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    Life-history theory predicts that, to optimize their fitness, individuals should increase their reproductive effort as their residual reproductive value decreases. Accordingly, several studies have shown that individuals downregulate their glucocorticoid stress response (a proxy of reproductive investment in vertebrates) as they age, and as the subsequent reproductive value decreases. However, and surprisingly, results appear inconsistent, suggesting that the environmental context or the individual state may affect the relationship between age and reproductive effort. Here, we tested for the first time this hypothesis, and more specifically, whether this attenuation of the corticosterone stress response with advancing age depends on the energetic status of individuals. We compared the influence of age on the corticosterone stress response between fasting and non-fasting breeding snow petrels (Pagodroma nivea), an extremely long-lived bird. As expected, we found that the corticosterone stress response was attenuated in old petrels, but only when they were not fasting. Interestingly, this pattern was not apparent in fasting petrels, suggesting that old birds downregulate their corticosterone stress response and increase their parental investment only when they are in good body condition. At the ultimate level, old individuals may maintain a strong corticosterone stress response when fasting because the survival costs of increased stress resistance and parental effort might then outweigh their reproductive benefits.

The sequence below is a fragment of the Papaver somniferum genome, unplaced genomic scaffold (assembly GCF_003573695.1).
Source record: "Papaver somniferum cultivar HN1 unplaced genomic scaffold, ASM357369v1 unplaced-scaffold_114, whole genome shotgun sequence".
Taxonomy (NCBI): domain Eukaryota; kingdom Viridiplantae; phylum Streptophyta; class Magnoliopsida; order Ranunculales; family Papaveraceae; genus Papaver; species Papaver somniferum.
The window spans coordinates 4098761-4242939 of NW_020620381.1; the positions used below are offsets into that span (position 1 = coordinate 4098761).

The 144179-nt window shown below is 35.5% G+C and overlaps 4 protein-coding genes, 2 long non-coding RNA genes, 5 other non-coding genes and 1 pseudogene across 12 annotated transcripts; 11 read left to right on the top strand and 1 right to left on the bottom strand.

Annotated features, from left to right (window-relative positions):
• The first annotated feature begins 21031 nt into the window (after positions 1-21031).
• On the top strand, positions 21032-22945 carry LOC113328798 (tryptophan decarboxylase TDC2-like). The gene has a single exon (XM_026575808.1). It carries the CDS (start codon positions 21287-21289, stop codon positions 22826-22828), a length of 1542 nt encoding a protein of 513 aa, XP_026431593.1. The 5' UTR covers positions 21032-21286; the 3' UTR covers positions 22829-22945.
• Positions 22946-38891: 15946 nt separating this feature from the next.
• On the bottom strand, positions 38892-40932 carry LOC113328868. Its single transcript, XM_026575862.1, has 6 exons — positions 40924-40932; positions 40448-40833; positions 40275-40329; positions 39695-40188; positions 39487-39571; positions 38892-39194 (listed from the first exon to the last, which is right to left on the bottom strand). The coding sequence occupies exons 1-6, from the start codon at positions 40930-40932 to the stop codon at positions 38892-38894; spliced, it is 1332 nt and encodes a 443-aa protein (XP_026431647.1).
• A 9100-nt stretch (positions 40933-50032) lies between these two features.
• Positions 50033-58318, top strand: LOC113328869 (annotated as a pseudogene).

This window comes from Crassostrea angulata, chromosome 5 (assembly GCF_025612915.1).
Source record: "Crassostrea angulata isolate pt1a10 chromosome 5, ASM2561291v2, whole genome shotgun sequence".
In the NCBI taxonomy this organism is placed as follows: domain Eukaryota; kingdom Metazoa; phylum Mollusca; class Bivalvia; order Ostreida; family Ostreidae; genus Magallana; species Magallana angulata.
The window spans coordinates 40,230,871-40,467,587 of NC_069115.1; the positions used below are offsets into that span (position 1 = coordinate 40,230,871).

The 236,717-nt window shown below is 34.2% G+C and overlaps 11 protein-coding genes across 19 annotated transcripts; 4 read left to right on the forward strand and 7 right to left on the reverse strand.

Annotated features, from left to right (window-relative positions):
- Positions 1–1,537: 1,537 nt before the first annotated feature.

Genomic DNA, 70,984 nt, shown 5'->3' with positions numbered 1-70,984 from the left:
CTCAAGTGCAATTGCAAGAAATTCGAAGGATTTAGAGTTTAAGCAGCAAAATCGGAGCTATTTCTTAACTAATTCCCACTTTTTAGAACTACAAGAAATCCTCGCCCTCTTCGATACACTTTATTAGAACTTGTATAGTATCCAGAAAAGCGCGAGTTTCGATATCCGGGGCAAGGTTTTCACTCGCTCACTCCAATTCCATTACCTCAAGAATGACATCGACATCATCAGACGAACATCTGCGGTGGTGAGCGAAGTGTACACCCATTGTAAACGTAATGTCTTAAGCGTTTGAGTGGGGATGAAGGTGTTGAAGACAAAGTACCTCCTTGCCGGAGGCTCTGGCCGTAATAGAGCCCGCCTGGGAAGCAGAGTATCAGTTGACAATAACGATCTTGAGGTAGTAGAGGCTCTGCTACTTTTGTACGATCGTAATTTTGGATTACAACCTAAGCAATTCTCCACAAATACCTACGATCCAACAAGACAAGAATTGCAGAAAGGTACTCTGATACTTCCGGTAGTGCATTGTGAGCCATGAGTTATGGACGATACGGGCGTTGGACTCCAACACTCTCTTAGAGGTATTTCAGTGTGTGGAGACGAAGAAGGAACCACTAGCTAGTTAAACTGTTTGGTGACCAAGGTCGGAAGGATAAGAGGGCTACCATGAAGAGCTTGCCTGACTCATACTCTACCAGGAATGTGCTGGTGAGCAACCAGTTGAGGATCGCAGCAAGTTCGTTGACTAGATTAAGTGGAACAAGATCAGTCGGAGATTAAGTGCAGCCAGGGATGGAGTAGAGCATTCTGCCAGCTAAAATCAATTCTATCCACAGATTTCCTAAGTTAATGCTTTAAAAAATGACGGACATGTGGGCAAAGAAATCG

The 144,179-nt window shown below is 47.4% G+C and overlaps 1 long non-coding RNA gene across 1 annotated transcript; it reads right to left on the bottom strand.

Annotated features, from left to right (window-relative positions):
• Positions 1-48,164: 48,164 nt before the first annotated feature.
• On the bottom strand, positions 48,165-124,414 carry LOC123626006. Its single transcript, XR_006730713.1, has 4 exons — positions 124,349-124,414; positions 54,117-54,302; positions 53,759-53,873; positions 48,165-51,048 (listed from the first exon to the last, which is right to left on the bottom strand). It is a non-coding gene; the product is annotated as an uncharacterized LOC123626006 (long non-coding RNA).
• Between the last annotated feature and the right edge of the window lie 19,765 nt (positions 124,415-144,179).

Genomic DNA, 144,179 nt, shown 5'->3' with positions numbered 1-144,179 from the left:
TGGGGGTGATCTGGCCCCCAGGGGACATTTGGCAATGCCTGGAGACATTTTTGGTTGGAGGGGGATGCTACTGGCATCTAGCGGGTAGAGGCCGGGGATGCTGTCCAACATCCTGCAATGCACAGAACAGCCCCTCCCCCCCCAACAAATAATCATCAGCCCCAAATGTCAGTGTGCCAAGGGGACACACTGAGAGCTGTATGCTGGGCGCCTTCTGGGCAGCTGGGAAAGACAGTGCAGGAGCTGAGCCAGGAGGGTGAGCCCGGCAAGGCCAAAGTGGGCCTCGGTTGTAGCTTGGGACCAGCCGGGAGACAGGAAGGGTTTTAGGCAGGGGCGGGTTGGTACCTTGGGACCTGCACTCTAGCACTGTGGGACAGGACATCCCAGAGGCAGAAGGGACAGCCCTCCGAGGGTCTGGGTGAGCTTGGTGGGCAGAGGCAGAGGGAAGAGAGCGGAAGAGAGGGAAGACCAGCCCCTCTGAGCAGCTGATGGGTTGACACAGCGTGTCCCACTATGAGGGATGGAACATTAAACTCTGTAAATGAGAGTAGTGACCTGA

Frédéric Angelier, Olivier Chastel, Adam Z Lendvai, Charline Parenteau, Henri Weimerskirch, John C Wingfield. When do older birds better resist stress? A study of the corticosterone stress response in snow petrels. Biology letters. 2020 Jan;16(1):20190733

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    PMID: 31937214

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